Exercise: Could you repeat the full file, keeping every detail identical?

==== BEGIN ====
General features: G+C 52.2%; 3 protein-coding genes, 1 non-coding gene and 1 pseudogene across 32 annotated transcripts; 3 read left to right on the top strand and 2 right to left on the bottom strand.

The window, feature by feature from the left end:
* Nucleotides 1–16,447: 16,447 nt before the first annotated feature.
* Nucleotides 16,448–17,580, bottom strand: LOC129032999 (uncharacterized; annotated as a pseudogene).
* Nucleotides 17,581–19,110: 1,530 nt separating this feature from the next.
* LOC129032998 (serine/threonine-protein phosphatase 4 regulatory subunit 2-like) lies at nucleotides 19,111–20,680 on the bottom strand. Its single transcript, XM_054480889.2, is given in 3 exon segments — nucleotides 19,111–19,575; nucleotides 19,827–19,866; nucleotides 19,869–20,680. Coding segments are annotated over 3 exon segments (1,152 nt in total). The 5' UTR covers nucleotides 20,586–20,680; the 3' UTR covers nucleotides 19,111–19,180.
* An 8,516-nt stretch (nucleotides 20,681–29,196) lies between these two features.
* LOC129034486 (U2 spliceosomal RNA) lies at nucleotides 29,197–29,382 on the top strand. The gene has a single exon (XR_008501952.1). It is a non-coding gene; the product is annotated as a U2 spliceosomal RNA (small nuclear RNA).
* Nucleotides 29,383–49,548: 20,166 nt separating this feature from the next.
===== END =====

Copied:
General features: G+C 52.2%; 3 protein-coding genes, 1 non-coding gene and 1 pseudogene across 32 annotated transcripts; 3 read left to right on the top strand and 2 right to left on the bottom strand.

The window, feature by feature from the left end:
* Nucleotides 1–16,447: 16,447 nt before the first annotated feature.
* Nucleotides 16,448–17,580, bottom strand: LOC129032999 (uncharacterized; annotated as a pseudogene).
* Nucleotides 17,581–19,110: 1,530 nt separating this feature from the next.
* LOC129032998 (serine/threonine-protein phosphatase 4 regulatory subunit 2-like) lies at nucleotides 19,111–20,680 on the bottom strand. Its single transcript, XM_054480889.2, is given in 3 exon segments — nucleotides 19,111–19,575; nucleotides 19,827–19,866; nucleotides 19,869–20,680. Coding segments are annotated over 3 exon segments (1,152 nt in total). The 5' UTR covers nucleotides 20,586–20,680; the 3' UTR covers nucleotides 19,111–19,180.
* An 8,516-nt stretch (nucleotides 20,681–29,196) lies between these two features.
* LOC129034486 (U2 spliceosomal RNA) lies at nucleotides 29,197–29,382 on the top strand. The gene has a single exon (XR_008501952.1). It is a non-coding gene; the product is annotated as a U2 spliceosomal RNA (small nuclear RNA).
* Nucleotides 29,383–49,548: 20,166 nt separating this feature from the next.